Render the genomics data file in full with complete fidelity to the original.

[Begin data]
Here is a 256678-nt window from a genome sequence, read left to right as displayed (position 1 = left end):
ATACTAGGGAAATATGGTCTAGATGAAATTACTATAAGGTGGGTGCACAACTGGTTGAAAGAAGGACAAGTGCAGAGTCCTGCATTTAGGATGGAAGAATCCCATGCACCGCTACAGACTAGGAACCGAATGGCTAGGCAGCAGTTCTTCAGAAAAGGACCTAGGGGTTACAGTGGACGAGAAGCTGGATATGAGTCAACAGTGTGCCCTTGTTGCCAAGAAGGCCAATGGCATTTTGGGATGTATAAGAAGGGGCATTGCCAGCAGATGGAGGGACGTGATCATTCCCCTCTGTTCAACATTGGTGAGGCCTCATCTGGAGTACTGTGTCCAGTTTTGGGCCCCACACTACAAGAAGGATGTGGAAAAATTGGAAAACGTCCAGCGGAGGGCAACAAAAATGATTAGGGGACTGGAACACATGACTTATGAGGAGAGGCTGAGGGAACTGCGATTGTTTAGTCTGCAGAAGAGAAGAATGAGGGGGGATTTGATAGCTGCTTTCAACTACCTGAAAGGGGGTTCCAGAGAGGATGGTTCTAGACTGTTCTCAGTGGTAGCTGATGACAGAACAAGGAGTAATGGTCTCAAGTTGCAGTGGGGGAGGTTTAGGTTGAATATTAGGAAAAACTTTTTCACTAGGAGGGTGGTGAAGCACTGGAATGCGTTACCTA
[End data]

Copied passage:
Here is a 256678-nt window from a genome sequence, read left to right as displayed (position 1 = left end):
ATACTAGGGAAATATGGTCTAGATGAAATTACTATAAGGTGGGTGCACAACTGGTTGAAAGAAGGACAAGTGCAGAGTCCTGCATTTAGGATGGAAGAATCCCATGCACCGCTACAGACTAGGAACCGAATGGCTAGGCAGCAGTTCTTCAGAAAAGGACCTAGGGGTTACAGTGGACGAGAAGCTGGATATGAGTCAACAGTGTGCCCTTGTTGCCAAGAAGGCCAATGGCATTTTGGGATGTATAAGAAGGGGCATTGCCAGCAGATGGAGGGACGTGATCATTCCCCTCTGTTCAACATTGGTGAGGCCTCATCTGGAGTACTGTGTCCAGTTTTGGGCCCCACACTACAAGAAGGATGTGGAAAAATTGGAAAACGTCCAGCGGAGGGCAACAAAAATGATTAGGGGACTGGAACACATGACTTATGAGGAGAGGCTGAGGGAACTGCGATTGTTTAGTCTGCAGAAGAGAAGAATGAGGGGGGATTTGATAGCTGCTTTCAACTACCTGAAAGGGGGTTCCAGAGAGGATGGTTCTAGACTGTTCTCAGTGGTAGCTGATGACAGAACAAGGAGTAATGGTCTCAAGTTGCAGTGGGGGAGGTTTAGGTTGAATATTAGGAAAAACTTTTTCACTAGGAGGGTGGTGAAGCACTGGAATGCGTTACCTA